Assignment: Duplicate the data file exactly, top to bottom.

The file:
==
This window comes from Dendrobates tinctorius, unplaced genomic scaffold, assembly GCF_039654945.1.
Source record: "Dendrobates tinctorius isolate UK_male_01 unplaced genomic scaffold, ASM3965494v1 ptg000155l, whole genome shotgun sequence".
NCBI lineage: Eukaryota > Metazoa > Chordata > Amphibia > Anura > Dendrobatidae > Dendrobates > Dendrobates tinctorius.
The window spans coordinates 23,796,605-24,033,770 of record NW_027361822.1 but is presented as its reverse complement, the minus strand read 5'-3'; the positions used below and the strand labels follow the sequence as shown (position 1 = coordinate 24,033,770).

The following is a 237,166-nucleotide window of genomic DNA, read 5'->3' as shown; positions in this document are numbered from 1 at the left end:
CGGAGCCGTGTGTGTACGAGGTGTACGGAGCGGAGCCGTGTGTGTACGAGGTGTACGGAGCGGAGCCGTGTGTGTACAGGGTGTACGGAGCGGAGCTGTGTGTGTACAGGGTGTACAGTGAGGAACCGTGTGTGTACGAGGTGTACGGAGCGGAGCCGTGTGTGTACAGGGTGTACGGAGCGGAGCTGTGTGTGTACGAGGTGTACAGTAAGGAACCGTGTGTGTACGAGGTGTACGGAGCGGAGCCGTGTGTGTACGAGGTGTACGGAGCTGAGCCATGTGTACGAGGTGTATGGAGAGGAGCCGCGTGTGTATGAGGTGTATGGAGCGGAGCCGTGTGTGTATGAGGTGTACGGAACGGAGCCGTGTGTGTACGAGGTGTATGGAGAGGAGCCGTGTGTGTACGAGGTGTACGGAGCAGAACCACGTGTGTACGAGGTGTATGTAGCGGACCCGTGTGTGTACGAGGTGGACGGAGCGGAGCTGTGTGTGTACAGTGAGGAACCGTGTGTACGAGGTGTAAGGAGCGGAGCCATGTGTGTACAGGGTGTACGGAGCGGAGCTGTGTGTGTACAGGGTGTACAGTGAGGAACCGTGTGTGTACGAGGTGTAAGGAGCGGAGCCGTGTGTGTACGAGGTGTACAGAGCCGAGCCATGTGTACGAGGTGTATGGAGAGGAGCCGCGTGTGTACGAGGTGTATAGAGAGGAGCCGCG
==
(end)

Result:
This window comes from Dendrobates tinctorius, unplaced genomic scaffold, assembly GCF_039654945.1.
Source record: "Dendrobates tinctorius isolate UK_male_01 unplaced genomic scaffold, ASM3965494v1 ptg000155l, whole genome shotgun sequence".
NCBI lineage: Eukaryota > Metazoa > Chordata > Amphibia > Anura > Dendrobatidae > Dendrobates > Dendrobates tinctorius.
The window spans coordinates 23,796,605-24,033,770 of record NW_027361822.1 but is presented as its reverse complement, the minus strand read 5'-3'; the positions used below and the strand labels follow the sequence as shown (position 1 = coordinate 24,033,770).

The following is a 237,166-nucleotide window of genomic DNA, read 5'->3' as shown; positions in this document are numbered from 1 at the left end:
CGGAGCCGTGTGTGTACGAGGTGTACGGAGCGGAGCCGTGTGTGTACGAGGTGTACGGAGCGGAGCCGTGTGTGTACAGGGTGTACGGAGCGGAGCTGTGTGTGTACAGGGTGTACAGTGAGGAACCGTGTGTGTACGAGGTGTACGGAGCGGAGCCGTGTGTGTACAGGGTGTACGGAGCGGAGCTGTGTGTGTACGAGGTGTACAGTAAGGAACCGTGTGTGTACGAGGTGTACGGAGCGGAGCCGTGTGTGTACGAGGTGTACGGAGCTGAGCCATGTGTACGAGGTGTATGGAGAGGAGCCGCGTGTGTATGAGGTGTATGGAGCGGAGCCGTGTGTGTATGAGGTGTACGGAACGGAGCCGTGTGTGTACGAGGTGTATGGAGAGGAGCCGTGTGTGTACGAGGTGTACGGAGCAGAACCACGTGTGTACGAGGTGTATGTAGCGGACCCGTGTGTGTACGAGGTGGACGGAGCGGAGCTGTGTGTGTACAGTGAGGAACCGTGTGTACGAGGTGTAAGGAGCGGAGCCATGTGTGTACAGGGTGTACGGAGCGGAGCTGTGTGTGTACAGGGTGTACAGTGAGGAACCGTGTGTGTACGAGGTGTAAGGAGCGGAGCCGTGTGTGTACGAGGTGTACAGAGCCGAGCCATGTGTACGAGGTGTATGGAGAGGAGCCGCGTGTGTACGAGGTGTATAGAGAGGAGCCGCG